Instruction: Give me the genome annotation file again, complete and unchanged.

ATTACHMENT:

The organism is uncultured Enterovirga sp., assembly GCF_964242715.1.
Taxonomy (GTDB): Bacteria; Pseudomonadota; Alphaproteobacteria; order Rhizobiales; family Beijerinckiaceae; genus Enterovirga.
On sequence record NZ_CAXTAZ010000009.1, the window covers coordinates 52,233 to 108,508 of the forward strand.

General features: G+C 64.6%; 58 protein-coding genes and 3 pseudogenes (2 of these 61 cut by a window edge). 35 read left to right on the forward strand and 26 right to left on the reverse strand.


The organism is uncultured Enterovirga sp., assembly GCF_964242715.1.
Taxonomy (GTDB): Bacteria; Pseudomonadota; Alphaproteobacteria; order Rhizobiales; family Beijerinckiaceae; genus Enterovirga.
On sequence record NZ_CAXTAZ010000009.1, the window covers coordinates 52,233 to 108,508 of the forward strand.

General features: G+C 64.6%; 58 protein-coding genes and 3 pseudogenes (2 of these 61 cut by a window edge). 35 read left to right on the forward strand and 26 right to left on the reverse strand.